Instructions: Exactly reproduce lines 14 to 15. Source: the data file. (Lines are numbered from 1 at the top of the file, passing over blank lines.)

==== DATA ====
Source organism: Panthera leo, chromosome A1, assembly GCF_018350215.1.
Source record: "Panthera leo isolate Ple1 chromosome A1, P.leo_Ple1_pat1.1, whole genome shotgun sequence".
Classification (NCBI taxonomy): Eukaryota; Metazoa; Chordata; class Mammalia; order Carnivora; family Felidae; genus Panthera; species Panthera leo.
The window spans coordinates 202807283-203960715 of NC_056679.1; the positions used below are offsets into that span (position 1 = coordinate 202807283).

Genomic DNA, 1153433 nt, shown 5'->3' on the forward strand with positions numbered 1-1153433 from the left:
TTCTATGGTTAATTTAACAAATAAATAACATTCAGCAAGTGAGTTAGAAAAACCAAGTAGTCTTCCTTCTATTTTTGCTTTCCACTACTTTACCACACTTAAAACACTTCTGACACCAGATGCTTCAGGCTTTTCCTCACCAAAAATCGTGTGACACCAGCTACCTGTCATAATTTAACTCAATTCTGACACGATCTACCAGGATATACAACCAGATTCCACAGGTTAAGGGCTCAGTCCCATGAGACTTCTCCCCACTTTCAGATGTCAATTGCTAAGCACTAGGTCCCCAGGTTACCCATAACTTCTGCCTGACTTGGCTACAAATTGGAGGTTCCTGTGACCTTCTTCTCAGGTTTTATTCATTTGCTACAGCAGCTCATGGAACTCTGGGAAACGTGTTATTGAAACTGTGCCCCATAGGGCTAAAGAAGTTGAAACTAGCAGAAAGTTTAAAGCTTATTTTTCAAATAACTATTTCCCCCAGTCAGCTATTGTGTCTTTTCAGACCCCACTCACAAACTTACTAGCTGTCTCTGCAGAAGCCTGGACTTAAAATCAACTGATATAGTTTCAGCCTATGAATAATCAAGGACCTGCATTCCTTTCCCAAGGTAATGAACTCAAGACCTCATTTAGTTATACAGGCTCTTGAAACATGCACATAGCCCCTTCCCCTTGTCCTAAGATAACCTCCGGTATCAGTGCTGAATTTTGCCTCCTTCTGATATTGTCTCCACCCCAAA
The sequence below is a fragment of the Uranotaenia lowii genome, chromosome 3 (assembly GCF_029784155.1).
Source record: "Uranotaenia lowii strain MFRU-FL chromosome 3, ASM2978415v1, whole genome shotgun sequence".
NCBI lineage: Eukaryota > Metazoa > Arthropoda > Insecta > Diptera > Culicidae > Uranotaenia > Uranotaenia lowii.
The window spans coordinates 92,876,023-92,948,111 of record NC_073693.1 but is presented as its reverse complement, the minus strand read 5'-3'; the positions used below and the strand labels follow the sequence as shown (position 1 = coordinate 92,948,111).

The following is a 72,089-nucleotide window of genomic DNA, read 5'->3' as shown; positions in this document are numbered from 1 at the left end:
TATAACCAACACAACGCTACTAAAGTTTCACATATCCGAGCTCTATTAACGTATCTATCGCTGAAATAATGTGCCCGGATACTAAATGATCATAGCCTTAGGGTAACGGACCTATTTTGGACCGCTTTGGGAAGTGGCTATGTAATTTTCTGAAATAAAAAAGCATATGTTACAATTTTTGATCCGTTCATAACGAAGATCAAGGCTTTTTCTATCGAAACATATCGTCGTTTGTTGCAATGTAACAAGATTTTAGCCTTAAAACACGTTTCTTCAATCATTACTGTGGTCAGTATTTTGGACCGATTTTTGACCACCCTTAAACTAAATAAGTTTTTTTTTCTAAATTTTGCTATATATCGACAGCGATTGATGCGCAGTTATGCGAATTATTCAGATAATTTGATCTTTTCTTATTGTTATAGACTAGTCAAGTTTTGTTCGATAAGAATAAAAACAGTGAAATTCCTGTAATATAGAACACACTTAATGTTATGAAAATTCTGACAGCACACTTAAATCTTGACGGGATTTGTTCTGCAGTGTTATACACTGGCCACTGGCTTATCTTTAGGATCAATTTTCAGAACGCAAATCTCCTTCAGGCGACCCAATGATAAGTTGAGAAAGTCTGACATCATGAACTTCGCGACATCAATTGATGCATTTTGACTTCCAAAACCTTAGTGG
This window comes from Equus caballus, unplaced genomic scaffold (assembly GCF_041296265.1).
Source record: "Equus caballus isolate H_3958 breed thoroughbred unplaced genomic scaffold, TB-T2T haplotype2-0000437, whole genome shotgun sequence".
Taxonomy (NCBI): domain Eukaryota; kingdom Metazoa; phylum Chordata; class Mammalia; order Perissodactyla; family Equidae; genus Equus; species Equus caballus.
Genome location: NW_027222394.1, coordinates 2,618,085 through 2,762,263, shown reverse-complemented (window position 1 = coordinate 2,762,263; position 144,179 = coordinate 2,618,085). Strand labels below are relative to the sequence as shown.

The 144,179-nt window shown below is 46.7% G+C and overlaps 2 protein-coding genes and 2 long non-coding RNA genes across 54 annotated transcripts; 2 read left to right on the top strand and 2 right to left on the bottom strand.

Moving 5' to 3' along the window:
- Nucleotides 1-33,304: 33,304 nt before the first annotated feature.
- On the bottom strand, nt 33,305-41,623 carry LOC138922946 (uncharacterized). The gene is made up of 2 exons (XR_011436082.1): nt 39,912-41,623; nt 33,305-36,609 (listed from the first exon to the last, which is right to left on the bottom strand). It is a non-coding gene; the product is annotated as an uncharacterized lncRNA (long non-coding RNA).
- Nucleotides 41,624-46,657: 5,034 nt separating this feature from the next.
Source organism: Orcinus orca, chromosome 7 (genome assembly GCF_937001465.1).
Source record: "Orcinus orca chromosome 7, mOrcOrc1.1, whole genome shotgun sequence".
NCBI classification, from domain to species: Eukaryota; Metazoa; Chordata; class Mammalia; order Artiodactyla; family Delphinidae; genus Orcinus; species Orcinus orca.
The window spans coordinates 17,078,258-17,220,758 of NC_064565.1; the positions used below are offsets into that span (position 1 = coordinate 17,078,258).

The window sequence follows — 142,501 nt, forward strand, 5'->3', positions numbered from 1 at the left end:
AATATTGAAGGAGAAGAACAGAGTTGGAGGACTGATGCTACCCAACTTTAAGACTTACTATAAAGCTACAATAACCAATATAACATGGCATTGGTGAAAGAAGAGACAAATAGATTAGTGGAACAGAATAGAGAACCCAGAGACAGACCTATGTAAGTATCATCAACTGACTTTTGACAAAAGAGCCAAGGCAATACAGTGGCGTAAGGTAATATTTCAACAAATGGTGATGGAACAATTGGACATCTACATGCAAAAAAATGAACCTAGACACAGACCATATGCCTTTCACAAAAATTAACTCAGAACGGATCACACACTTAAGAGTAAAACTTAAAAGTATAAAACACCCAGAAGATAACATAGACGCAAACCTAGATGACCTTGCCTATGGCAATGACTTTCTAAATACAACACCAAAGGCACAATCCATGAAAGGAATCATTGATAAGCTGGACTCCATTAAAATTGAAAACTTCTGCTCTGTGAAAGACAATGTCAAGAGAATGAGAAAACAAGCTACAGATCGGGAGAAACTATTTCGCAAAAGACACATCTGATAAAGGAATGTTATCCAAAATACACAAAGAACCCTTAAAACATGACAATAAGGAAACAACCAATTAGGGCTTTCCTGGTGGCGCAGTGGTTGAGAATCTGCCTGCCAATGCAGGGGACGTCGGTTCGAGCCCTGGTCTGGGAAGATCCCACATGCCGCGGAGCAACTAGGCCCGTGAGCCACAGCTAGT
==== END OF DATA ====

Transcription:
Source record: "Equus caballus isolate H_3958 breed thoroughbred unplaced genomic scaffold, TB-T2T haplotype2-0000437, whole genome shotgun sequence".
Taxonomy (NCBI): domain Eukaryota; kingdom Metazoa; phylum Chordata; class Mammalia; order Perissodactyla; family Equidae; genus Equus; species Equus caballus.